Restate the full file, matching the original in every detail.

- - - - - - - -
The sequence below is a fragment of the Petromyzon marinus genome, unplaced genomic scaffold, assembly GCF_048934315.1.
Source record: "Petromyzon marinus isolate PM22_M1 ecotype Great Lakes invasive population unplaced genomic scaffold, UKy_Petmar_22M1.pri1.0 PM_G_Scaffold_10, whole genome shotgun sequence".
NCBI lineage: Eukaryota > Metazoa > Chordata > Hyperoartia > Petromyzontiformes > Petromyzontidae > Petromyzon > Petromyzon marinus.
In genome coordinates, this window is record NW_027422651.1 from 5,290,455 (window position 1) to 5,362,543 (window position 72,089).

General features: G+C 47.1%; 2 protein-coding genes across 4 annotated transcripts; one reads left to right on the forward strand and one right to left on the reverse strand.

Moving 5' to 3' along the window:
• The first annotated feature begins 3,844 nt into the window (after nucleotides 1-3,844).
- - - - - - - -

The sequence below is a fragment of the Petromyzon marinus genome, unplaced genomic scaffold, assembly GCF_048934315.1.
Source record: "Petromyzon marinus isolate PM22_M1 ecotype Great Lakes invasive population unplaced genomic scaffold, UKy_Petmar_22M1.pri1.0 PM_G_Scaffold_10, whole genome shotgun sequence".
NCBI lineage: Eukaryota > Metazoa > Chordata > Hyperoartia > Petromyzontiformes > Petromyzontidae > Petromyzon > Petromyzon marinus.
In genome coordinates, this window is record NW_027422651.1 from 5,290,455 (window position 1) to 5,362,543 (window position 72,089).

General features: G+C 47.1%; 2 protein-coding genes across 4 annotated transcripts; one reads left to right on the forward strand and one right to left on the reverse strand.

Moving 5' to 3' along the window:
• The first annotated feature begins 3,844 nt into the window (after nucleotides 1-3,844).